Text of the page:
In addition to your right to report incidents of sexual assault to the university, you have the right to pursue criminal prosecution and/or civil litigation. Prompt reporting and a comprehensive medical examination completed at a hospital emergency department within 96 hours of the assault will aid the legal process. You can go to the precinct corresponding to the area where the crime occurred or call the New York Police Department Special Victims Report Line at 646.610.7272. The hotline provides the option of getting some information without having to disclose your name. With that information you can then decide whether to go forward with the reporting process.

    Please note: You should never be pressured to file a report. It is your decision to report unless there is an injury by a deadly weapon, when medical staff only are mandated to report the crime to the police. In addition, reporting sexual violence to the police does not obligate you to file criminal charges or pursue other legal action. In the case of sexual violence, however, Student Support and Advocacy is available to provide support throughout this process as needed.

    Confidential Disclosure on Campus Regarding Sexual Violence

    Students who want to talk with a staff person about an incident of sexual violence and maintain strict confidentiality can speak with a confidential staff person at Student Health Services on campus.

    However, a Responsible Employee is required to report to the university’s Title IX Investigator all relevant details about an incident — including the names of the parties, any witnesses, and any other relevant details (e.g., the date, time, and specific location of the alleged incident) — that have been disclosed by a student to the Responsible Employee. Responsible Employees fulfill their reporting obligations by reporting such information through the secure online reporting system. Responsible Employees are all university employees who do not serve as medical or counseling professionals.

    Where to Report

    Reporting Sexual Misconduct on Campus

    If you have experienced any form of sexual misconduct, you are encouraged to report it by email, phone, or in person to any of the following university offices: 

    Title IX Investigator

    Cassita Charles-Bowie

    79 Fifth Avenue, 5th floor 
    646.909.4088
    Titleixcoordinator@newschool.edu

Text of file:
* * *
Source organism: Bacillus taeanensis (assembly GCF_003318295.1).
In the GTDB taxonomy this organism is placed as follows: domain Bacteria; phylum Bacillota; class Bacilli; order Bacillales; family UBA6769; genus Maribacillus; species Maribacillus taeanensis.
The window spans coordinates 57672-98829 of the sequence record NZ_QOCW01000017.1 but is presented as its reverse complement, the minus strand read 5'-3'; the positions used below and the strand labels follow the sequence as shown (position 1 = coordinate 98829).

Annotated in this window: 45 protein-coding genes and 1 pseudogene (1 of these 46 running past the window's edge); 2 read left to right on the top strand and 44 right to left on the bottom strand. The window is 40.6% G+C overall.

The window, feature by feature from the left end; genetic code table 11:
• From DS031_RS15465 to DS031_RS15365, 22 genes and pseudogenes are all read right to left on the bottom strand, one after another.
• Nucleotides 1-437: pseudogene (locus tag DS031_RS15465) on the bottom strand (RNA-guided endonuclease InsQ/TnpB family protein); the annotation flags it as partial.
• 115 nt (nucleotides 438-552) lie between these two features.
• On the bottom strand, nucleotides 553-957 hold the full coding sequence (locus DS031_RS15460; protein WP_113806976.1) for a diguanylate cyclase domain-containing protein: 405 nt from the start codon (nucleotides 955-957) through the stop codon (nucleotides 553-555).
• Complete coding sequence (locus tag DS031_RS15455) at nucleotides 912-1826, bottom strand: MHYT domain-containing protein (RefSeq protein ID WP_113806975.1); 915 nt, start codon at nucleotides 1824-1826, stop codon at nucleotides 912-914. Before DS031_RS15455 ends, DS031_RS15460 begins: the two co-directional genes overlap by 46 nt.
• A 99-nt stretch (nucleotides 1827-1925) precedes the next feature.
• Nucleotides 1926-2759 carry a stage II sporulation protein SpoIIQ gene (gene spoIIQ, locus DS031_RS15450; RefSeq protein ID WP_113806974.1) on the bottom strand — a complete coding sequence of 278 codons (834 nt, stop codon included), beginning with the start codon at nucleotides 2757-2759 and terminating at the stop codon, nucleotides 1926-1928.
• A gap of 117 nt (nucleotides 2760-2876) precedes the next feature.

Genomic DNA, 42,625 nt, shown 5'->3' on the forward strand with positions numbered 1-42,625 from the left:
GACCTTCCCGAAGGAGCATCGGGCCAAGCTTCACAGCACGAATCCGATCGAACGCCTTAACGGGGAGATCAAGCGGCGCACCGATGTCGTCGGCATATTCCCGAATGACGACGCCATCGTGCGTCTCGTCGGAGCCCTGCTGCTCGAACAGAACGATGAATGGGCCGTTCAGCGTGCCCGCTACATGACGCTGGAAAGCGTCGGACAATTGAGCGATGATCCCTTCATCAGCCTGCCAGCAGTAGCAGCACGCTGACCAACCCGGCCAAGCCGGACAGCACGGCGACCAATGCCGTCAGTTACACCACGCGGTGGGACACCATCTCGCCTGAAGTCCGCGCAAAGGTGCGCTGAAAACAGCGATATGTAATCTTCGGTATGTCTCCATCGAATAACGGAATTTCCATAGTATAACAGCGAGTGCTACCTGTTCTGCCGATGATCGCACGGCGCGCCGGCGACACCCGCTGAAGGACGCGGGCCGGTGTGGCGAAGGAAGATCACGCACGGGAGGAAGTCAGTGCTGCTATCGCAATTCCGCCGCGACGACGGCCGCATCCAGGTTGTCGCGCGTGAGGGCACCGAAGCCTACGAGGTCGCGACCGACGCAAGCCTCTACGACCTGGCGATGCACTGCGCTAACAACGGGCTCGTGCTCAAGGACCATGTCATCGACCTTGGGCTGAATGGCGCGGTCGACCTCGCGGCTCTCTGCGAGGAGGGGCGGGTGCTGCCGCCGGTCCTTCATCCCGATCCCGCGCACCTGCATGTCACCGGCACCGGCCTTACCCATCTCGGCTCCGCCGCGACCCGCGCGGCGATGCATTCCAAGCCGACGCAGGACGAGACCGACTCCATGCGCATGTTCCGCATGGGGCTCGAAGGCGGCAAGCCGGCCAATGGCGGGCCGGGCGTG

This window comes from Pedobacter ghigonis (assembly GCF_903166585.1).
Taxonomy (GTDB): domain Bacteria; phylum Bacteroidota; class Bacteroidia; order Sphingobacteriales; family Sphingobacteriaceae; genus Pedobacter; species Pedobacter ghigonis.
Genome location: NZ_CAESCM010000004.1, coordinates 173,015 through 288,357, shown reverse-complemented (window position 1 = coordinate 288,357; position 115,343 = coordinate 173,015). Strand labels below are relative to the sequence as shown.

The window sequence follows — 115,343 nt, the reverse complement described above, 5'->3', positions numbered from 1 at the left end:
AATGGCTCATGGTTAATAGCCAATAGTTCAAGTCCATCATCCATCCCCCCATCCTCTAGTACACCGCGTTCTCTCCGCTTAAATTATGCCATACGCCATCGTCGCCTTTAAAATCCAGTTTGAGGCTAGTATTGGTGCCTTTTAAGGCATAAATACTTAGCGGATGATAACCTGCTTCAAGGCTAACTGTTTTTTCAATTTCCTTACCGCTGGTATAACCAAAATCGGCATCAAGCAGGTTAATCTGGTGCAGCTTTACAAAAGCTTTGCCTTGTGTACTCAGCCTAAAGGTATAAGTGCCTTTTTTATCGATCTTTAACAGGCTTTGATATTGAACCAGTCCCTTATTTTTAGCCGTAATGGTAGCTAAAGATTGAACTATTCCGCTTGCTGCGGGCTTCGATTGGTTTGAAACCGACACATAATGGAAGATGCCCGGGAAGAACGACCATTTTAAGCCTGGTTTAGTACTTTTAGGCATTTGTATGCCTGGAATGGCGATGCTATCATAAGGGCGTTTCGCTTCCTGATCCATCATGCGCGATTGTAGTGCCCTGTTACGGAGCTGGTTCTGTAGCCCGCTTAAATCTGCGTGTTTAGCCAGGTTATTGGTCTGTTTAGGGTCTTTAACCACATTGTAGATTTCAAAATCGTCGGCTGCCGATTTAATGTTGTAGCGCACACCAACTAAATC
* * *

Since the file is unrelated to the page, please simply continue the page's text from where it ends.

charlesc@newschool.edu

     

    Campus Security

    Tom Iliceto, Director

    68 Fifth Avenue, mezzanine level 
    212.229.7001 (24 hours)

    ilicetot@newschool.edu

    Student Support and Advocacy

    72 Fifth Avenue, 4th floor 
    212.229.5900 x3189
    studentsupport@newschool.edu

    Once a report is filed, the university official receiving the report or another appropriate official will provide the following information to you:

    • Clear explanation of the university investigative and hearing procedures
    • Where to access medical care
    • Information about legal options
    • Where to access support services on and off campus

    Other Resources

    The New School Resources

    Campus Security: 212.229.7001 (24 hours)
    Student Health Services: 212.229.1671
    Student Support and Crisis Management: 212.229.5900 x3189
    Student Rights and Responsibilities: 212.229.5900 x3656

    Hotlines – 24 Hours

    Safe Horizon Emergency Hotline: 800.621.4673
    RAINN Online Hotline: ohl.rainn.org/online
    NYC LGBTQ Anti-Violence Project (AVP): 212.714.1141
    Suicide Prevention (LifeNet): 800.543.3638
    New York Asian Women’s Center: 888.888.7702

    Advocacy and Counseling Services for Sexual Assault, Intimate Partner Violence, and Stalking

    St. Luke’s-Roosevelt Crime Victims Treatment Center
    411 West 114th Street
    212.523.4728
    www.cvtc-slr.org

    Mt. Sinai Beth Israel Rape Crisis and Domestic Violence

    Intervention Program
    317 East 17th Street
    212.420.4054

    New York City – 24 Hours

    Police and Emergency Medical Services: Dial 911 
    NYPD Special Victims Liaison Unit Report Line: 212.267.7273 

    LGBTQIAGNC Resources

    NYC LGBTQ Anti-Violence Project (AVP): 212.714.1184
    www.avp.org

    Other

    New York City Alliance Against Sexual Assault: 212.229.0345
    New York State Office of Victim Services: 800.247.8035

  • Additional Resources


    Please review the following links to learn more about related laws, definitions, and training materials.


    Laws and Campaigns

    Definitions

    The New School has adopted affirmative consent under NY Education law 129-B. Affirmative consent to engage in sexual activity is a knowing, voluntary, and mutual decision among all participants to engage in sexual activity given by word or action, as long as those words or actions create clear permission to engage in sexual activity. 

    • Silence or the lack of resistance, in and of itself, does not constitute consent.
    • The definition of consent does not vary based upon a participant's sex, sexual orientation, gender identity or gender expression.
    • Consent to any sexual act or prior sexual activity between or with any party does not necessarily constitute consent to any other sexual act.
    • Consent is required regardless of whether the person initiating the act is under the influence of drugs or alcohol. Consent can be initially given, but withdrawn at any time. 
    • Consent cannot be given when a person is incapacitated, which occurs when an individual lacks the ability to knowingly choose to participate in sexual activity. 

    Training Materials

    The following Title IX Compliance organizations have provided training materials and
    resources regarding the new federal regulations governing Title IX: